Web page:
Emulate Steve Jobs with your eyes open

How much more could Steve Jobs have accomplished?


 The late Steve Jobs is the latest justification for inexcusable rudeness. He was notorious for being part tyrant and part terrorist. You never knew when he would blow up or what the issue would be. Walter Isaacson's excellent biography is a great exposé for anyone who was not already familiar with this legendary character, but if you ever did any work in Silicon Valley, it would be hard not to know about it.

There's no doubt he was incredibly talented. In a Newsweek article, Daniel Lyons claimed, "He has an uncanny ability to cook up gadgets that we didn't know we needed, but then suddenly can't live without." According to Isaacson, his "passion for perfection and ferocious drive revolutionized six industries: personal computers, animated movies, music, phones, tablet computing, and digital publishing."

It's hard to think of anyone who hasn't been affected by Steve Jobs in some way. And when we think of entrepreneurs, he's certainly at the top of the heap, but I think too many people are missing the point. Jobs didn't accomplish all that because he was rude; he did it in spite of his rudeness. I can't help but wonder how much more he could have accomplished, if he hadn't angered so many people.

Have you ever flown on a 747? It has four engines. When it's in the air, all four engines are in forward; they don't put one or two of them in reverse just to make it more of a challenge. When Jobs berated and humiliated people, he was effectively creating resistance, whether he knew it or not. Fear is certainly a motivator, but it's not as good as making someone want to do what you want him or her to do. The person who is doing what he loves for someone he loves and respects will beat a person who may be doing what he loves, but is doing it out of fear. When we're scared and resentful, we'll do what's demanded, but probably not a whole lot more. And we're unlikely to volunteer things when it's too dangerous.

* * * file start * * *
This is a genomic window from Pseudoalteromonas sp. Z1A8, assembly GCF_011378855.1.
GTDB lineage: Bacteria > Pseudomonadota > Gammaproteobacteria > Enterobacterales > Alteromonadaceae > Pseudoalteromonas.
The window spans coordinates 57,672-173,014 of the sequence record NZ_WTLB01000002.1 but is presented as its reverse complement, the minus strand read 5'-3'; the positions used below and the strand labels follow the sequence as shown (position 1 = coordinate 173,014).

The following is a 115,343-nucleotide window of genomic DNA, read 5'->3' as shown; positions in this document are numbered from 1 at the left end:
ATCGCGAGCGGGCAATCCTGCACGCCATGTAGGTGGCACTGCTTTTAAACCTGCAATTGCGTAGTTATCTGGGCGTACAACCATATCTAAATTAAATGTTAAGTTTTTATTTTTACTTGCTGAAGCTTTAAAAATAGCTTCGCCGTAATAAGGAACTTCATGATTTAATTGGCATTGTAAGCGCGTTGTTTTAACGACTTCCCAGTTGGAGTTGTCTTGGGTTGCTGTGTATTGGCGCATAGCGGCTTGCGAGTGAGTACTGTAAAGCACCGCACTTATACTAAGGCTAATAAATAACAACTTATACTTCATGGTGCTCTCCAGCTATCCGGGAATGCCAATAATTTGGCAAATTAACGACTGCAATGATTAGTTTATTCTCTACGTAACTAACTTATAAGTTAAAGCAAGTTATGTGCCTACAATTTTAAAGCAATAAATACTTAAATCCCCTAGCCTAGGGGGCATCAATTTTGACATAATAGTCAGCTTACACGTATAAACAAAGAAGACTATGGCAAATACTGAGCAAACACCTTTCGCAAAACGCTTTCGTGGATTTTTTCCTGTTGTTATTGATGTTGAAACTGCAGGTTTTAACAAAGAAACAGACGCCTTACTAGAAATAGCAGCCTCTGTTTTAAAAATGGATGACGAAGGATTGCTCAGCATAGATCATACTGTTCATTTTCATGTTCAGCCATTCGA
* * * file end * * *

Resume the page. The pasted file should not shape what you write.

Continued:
Isaacson reported numerous instances where someone suggested something to Jobs and was told his idea was really stupid (I'm not including the expletives.). A week or so later, Jobs would suggest the same idea to the person who originated it, as if it had been Jobs' idea all along. 'Think different' He had some really great people working for him, who repeatedly took the risks, but what about the ideas he never got a chance to hear because it was just too dangerous? I wonder how many can't-live-without gadgets and features we're missing out on because someone was just a little too timid?

His visioning ability and passion for excellence were so valuable that a lot of people were willing to put up with his cantankerous disposition. Unless you're so talented you can literally generate billions in revenue, you might want to think twice before adopting his social skills. Even if you are that talented, you can get so much more of what you want if you aren't pissing people off.

Jobs was a chronic liar. Those close to him politely called it his "reality distortion field," and he was good at it — too good. He refused to deal effectively with an early diagnosis of pancreatic cancer for nine months, believing his strange diets and alternative treatments might heal him. By the time he agreed to surgery, the cancer had spread. He might still be with us if he hadn't been so good at "distorting reality.

"No great leaders are perfect, and this one has a lot of good we can learn from, but if you're going to emulate him, learn to do the good things he did, not the others. They won't help you any more than they helped him.

Remember the old Apple "Think Different" commercials? "The people who are crazy enough to think they can change the world are the ones that do." Be bold. "Make a dent in the universe." Remember, Jobs and Apple made all that money not by trying to make money, but by trying to make "a dent in the universe" — aka great products. Hopefully, Apple will continue, and it's not a bad thing for all of us to try to do.

As we approach the first anniversary of his death, we hope he is resting in peace.

Categories: Business Profiles, Opinion